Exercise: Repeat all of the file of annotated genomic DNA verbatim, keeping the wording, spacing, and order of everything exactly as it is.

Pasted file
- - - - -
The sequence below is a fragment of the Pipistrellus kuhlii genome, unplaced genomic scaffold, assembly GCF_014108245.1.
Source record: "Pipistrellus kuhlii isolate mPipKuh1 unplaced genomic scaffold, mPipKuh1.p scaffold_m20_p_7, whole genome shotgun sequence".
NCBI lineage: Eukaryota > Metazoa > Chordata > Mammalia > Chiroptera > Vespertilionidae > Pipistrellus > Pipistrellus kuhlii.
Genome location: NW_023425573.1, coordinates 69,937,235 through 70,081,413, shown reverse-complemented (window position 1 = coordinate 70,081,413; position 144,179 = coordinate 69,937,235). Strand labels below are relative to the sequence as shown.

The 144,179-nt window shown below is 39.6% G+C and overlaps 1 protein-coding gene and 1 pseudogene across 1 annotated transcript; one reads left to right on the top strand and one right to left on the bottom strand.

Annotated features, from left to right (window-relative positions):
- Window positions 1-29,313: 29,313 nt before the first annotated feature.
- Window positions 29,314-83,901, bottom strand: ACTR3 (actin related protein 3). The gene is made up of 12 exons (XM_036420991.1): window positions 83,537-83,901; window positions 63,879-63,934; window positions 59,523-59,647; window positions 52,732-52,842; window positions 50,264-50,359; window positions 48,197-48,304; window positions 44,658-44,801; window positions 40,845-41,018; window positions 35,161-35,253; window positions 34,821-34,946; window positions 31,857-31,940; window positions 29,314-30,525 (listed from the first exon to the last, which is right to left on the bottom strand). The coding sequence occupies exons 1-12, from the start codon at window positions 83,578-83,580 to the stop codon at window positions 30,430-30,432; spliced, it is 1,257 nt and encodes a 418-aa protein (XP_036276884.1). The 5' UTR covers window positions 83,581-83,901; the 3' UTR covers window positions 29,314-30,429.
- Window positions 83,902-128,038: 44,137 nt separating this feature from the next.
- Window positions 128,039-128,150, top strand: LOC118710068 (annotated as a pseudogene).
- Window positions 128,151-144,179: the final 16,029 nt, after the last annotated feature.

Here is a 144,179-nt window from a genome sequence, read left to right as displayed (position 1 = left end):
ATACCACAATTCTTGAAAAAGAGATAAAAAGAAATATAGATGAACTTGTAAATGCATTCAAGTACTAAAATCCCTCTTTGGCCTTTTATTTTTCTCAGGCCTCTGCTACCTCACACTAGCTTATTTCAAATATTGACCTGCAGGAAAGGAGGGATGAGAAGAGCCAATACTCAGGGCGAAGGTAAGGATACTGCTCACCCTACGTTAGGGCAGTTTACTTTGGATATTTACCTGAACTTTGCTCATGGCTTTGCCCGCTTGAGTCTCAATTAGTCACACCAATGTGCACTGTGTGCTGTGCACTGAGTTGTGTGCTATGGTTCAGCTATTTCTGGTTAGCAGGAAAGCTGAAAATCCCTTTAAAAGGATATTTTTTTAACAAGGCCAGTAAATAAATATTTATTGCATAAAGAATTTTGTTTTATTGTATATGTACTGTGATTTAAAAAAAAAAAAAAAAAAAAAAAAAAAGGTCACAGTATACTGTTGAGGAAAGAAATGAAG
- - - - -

The sequence below is a fragment of the Pipistrellus kuhlii genome, unplaced genomic scaffold, assembly GCF_014108245.1.
Source record: "Pipistrellus kuhlii isolate mPipKuh1 unplaced genomic scaffold, mPipKuh1.p scaffold_m20_p_7, whole genome shotgun sequence".
NCBI lineage: Eukaryota > Metazoa > Chordata > Mammalia > Chiroptera > Vespertilionidae > Pipistrellus > Pipistrellus kuhlii.
Genome location: NW_023425573.1, coordinates 69,937,235 through 70,081,413, shown reverse-complemented (window position 1 = coordinate 70,081,413; position 144,179 = coordinate 69,937,235). Strand labels below are relative to the sequence as shown.

The 144,179-nt window shown below is 39.6% G+C and overlaps 1 protein-coding gene and 1 pseudogene across 1 annotated transcript; one reads left to right on the top strand and one right to left on the bottom strand.

Annotated features, from left to right (window-relative positions):
- Window positions 1-29,313: 29,313 nt before the first annotated feature.
- Window positions 29,314-83,901, bottom strand: ACTR3 (actin related protein 3). The gene is made up of 12 exons (XM_036420991.1): window positions 83,537-83,901; window positions 63,879-63,934; window positions 59,523-59,647; window positions 52,732-52,842; window positions 50,264-50,359; window positions 48,197-48,304; window positions 44,658-44,801; window positions 40,845-41,018; window positions 35,161-35,253; window positions 34,821-34,946; window positions 31,857-31,940; window positions 29,314-30,525 (listed from the first exon to the last, which is right to left on the bottom strand). The coding sequence occupies exons 1-12, from the start codon at window positions 83,578-83,580 to the stop codon at window positions 30,430-30,432; spliced, it is 1,257 nt and encodes a 418-aa protein (XP_036276884.1). The 5' UTR covers window positions 83,581-83,901; the 3' UTR covers window positions 29,314-30,429.
- Window positions 83,902-128,038: 44,137 nt separating this feature from the next.
- Window positions 128,039-128,150, top strand: LOC118710068 (annotated as a pseudogene).
- Window positions 128,151-144,179: the final 16,029 nt, after the last annotated feature.

Here is a 144,179-nt window from a genome sequence, read left to right as displayed (position 1 = left end):
ATACCACAATTCTTGAAAAAGAGATAAAAAGAAATATAGATGAACTTGTAAATGCATTCAAGTACTAAAATCCCTCTTTGGCCTTTTATTTTTCTCAGGCCTCTGCTACCTCACACTAGCTTATTTCAAATATTGACCTGCAGGAAAGGAGGGATGAGAAGAGCCAATACTCAGGGCGAAGGTAAGGATACTGCTCACCCTACGTTAGGGCAGTTTACTTTGGATATTTACCTGAACTTTGCTCATGGCTTTGCCCGCTTGAGTCTCAATTAGTCACACCAATGTGCACTGTGTGCTGTGCACTGAGTTGTGTGCTATGGTTCAGCTATTTCTGGTTAGCAGGAAAGCTGAAAATCCCTTTAAAAGGATATTTTTTTAACAAGGCCAGTAAATAAATATTTATTGCATAAAGAATTTTGTTTTATTGTATATGTACTGTGATTTAAAAAAAAAAAAAAAAAAAAAAAAAAAGGTCACAGTATACTGTTGAGGAAAGAAATGAAG